• Ikebukuro to see cosplay people. This was mostly a parenting move on S-san’s part — his daughter was there as a participant, and he delivered money and a spare battery for her phone. Walking back to the train, we ran across this restaurant, and it was a little awkward trying to explain why Mr. I and I thought it was so funny.
  • Noborito, where we went to Craft Beer Moonlight. This was a tiny local brewery, with few or no concessions made for foreigners. Everything was in Japanese. They had a large selection of beers in the menu, but most of them were not currently available. They had a nice chart-menu on the wall, plotting the available beers on a darkness axis and a strength axis. After a couple beers there, we had to leave to make room for a group with a reservation.
  • So, we went for dinner at Kirin City in Noborito (it’s a Kirin-owned franchise, I think, but I can’t find it). Beer was bland to mediocre, but food was good and we had a good time. The “mega” sized beer seems ridiculous when in front of S-san.
  • The ride back to our stop was notable. Mr. I is a rock climber, and a random dude on the train was wearing a chalk bag on his pants. Mr. I and I were talking about it, and I-san decided to ask the random dude about it. No, he’s not a climber. He’s a sushi chef. I joked about him having sushi in his chalk bag, at which he acted surprised and pulled out a couple packages of sushi and gave them to us. Mr. I and I went to a convenience store to pick up chu-hi, and then went back to his hotel room to drink and eat the stranger-on-a-train sushi.

Monday was another day of meetings. Tuesday, we mostly chilled out. We had waffles for breakfast. Mr. I did some souvenir shopping. I got junk for the kids, and went to CoCo Curry for lunch. Later in the day, we headed out for what I really wanted to do. We went out to Ryogokyu station, wandered around and found some random Soba shop and had a cheap, delicious early dinner, and then went to Popeye.

I visited Popeye two years ago. It’s a world famous beer stop, which I visited two years ago (see previous post, which includes some pictures). I had a really good time then, and I had a really good time again. In fact, I met one of the same people this time that I met last time:

Popeye 2015

Popeye 2017

We also ran into a person we’d met previously at Thrash Zone. Apparently, this is the place for me to go to run into random Japan beer acquaintances. I’ll be back if I get a chance. Mr. I got to try Cantillon (I’m very impressed it was available), we had “Japanese soba-style spaghetti” (almost no resemblance to spaghetti). We made it home.

The next day, we went back to Ichiran for breakfast again (I told you Mr. I fell in love with it) and shopped a little at Shibuya before heading to the airport, where we shopped some more, had a simple lunch, and got on a plane to go home.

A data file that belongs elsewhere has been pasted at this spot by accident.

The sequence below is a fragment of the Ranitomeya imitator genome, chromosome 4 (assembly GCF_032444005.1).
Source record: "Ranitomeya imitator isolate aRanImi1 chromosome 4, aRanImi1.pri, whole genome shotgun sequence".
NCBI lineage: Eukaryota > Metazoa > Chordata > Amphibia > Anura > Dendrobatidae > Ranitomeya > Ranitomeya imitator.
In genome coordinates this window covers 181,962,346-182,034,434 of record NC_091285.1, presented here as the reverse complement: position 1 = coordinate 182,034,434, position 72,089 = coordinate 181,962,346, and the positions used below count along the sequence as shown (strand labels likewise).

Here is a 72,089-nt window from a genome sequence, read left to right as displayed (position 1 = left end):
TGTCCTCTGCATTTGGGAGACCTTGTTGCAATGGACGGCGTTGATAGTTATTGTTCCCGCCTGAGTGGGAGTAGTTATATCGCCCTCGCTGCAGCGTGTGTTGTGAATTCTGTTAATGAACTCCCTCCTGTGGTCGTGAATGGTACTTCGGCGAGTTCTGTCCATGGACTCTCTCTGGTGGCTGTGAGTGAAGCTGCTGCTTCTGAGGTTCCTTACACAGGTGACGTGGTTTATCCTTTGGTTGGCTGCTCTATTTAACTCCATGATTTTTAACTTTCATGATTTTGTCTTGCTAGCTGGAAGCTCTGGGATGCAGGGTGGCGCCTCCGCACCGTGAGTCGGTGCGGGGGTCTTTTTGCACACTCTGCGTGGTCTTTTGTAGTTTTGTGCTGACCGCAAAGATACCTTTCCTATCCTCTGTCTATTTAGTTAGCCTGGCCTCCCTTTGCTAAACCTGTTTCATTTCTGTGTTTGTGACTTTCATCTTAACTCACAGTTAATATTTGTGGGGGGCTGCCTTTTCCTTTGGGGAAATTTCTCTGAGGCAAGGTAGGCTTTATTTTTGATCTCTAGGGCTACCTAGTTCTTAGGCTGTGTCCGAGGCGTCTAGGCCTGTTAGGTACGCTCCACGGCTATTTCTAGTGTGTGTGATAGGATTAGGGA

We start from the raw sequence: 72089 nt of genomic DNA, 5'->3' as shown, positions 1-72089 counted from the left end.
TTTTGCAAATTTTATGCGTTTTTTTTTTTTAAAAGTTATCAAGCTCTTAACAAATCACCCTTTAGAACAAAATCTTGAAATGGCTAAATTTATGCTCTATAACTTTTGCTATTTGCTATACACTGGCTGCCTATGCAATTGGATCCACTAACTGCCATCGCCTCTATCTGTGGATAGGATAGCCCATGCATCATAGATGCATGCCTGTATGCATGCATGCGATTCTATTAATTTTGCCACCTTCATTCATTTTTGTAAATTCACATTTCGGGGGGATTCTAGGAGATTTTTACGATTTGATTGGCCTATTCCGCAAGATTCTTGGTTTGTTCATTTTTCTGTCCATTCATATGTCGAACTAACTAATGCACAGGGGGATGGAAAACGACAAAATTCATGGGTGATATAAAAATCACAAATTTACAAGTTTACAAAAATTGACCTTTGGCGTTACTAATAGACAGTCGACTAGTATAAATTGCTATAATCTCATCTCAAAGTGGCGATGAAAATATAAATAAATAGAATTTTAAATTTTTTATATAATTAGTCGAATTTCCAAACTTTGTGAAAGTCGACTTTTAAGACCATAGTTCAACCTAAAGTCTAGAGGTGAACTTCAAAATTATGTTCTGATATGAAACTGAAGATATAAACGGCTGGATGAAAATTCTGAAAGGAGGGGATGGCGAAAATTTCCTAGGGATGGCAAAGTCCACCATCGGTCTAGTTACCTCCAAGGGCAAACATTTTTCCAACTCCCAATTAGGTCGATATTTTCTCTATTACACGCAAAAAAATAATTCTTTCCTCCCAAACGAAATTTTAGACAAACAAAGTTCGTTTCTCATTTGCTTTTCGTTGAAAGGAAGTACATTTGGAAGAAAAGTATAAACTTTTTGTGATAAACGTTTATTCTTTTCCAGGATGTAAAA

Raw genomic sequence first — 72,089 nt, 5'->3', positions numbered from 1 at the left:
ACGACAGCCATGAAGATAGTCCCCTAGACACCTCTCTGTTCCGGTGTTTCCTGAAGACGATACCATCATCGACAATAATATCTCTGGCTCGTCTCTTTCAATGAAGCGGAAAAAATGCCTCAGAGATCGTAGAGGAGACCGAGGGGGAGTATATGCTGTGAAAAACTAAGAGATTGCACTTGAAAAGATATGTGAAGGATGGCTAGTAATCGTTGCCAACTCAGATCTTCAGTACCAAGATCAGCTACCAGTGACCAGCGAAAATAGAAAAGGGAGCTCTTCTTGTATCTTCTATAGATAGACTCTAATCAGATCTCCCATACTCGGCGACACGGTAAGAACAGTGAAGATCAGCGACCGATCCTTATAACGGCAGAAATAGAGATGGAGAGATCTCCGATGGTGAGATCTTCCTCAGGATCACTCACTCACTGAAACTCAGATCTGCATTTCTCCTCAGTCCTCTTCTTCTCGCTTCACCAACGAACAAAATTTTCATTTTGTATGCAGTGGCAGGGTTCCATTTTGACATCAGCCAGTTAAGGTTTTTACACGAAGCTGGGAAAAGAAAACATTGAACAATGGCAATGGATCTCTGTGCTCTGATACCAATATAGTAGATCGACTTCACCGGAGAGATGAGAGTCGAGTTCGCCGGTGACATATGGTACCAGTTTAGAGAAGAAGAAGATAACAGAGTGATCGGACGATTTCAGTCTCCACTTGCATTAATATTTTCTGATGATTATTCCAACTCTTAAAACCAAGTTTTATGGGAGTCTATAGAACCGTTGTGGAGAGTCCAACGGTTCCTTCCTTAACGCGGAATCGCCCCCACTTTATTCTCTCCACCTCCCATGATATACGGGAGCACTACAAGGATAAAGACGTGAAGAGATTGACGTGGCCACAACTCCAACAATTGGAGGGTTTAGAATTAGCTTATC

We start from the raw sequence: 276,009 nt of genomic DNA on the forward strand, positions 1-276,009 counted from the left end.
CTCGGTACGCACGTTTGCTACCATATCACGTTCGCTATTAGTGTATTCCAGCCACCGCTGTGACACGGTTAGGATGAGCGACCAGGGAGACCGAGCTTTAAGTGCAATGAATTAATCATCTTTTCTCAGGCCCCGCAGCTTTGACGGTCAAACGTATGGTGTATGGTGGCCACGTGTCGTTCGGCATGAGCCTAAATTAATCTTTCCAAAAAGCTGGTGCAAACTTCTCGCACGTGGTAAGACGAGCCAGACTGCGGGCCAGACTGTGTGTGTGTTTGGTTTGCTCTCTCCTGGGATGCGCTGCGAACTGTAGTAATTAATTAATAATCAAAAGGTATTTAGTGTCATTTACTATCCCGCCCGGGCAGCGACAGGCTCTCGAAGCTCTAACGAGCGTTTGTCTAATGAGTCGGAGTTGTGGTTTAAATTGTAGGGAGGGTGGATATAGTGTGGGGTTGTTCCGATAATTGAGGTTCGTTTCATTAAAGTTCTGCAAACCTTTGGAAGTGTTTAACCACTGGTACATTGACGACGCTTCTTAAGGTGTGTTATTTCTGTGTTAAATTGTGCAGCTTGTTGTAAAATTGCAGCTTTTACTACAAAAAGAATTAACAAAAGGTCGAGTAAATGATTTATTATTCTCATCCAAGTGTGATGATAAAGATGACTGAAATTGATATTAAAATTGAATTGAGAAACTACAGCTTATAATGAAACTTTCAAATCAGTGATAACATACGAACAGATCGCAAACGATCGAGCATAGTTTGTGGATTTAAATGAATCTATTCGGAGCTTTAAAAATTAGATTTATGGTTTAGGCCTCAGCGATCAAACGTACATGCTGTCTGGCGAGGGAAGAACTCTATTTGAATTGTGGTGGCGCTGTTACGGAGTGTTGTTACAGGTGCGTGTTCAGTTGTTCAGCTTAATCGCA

The end. Remember kids, it’s kind of cool to get free sushi from a stranger on a train in a foreign country!

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January Part II

January Part II

M False Alarm birthday party at Pump It Up. We went down to Tacoma. Generally, nothing too unexpected. Kids jumped and ran, lots of noise was made. You’ll see some pictures of the agility course. All the kids got better at it than they were last year. M had a first loose tooth, which was super loose, but which apparently she wouldn’t pull out and she wouldn’t let her parents pull out (or they weren’t willing to pull out). So, KrisDi offered, and M was all like, “Yeah, sure, whatevs.” Plunk! Gone. I think the parents were more shocked than she was.

Chilkat was signed up for a Computer Science class. I don’t know much about what hse did or did not learn in it, but it was one hour before school for three Tuesdays in a row. She told me one day that it was “The best day ever” because she got to wear her astronaut clothes (not costume, just astronomy themed stuff), because she got to eat ham and cheese for lunch (or something equally banal), and because she got to go to her CS class. She said she likes using computers when it’s easy.

Disney started a new show called the Mickey Mouse Clubhouse Road Racers or something like that. We took the kids to the premier at the theater. They loved it. I endured it.

Lots of random stuff:

  • We had pizza with Popes. We drank a little of my interesting new whiskey. The Pope brought some Polish beer from Poland. Some of it was OK.
  • Chilkat taught Chilkoot how to write a letter D with chalk on the driveway, and then he wrote D after D after D.
  • Chilkoot dressed up as Chilkat. I don’t really know why. I just showed up when Chilkoot was strutting around with her coat and hat and backpack.
  • I took the kids for donut breakfasts — once together, once just Chilkoot.
  • Chilkoot got a sliver in his hand, and only let one of the Day Care teachers take it out (the lunch lady). He said she’s the only one who is ever allowed to take out slivers for him. So, she better stay in our life.
  • We took a day and visited a brewery, and a Cuban restaurant. Both were good.

Chilkoot is reckless and doesn’t listen. He’s such a smart kid, but he just doesn’t pay attention we tell him to do something or not to do something. I have to yell and scream at him for him to get anything out of it, which results in crying on his part and anger on mine. Not great. He’s also starting to get angry without knowing how to deal with it, so we’re trying to teach him to breathe and think when he gets upset.

Chilkat, in comparison, is cautious, usually listens well, but she is so fucking bossy and dramatic. Plus, she gives up easily when she doesn’t get her way.

So, they’re both interesting and cool, and frustrating in their own ways. Fifteen years…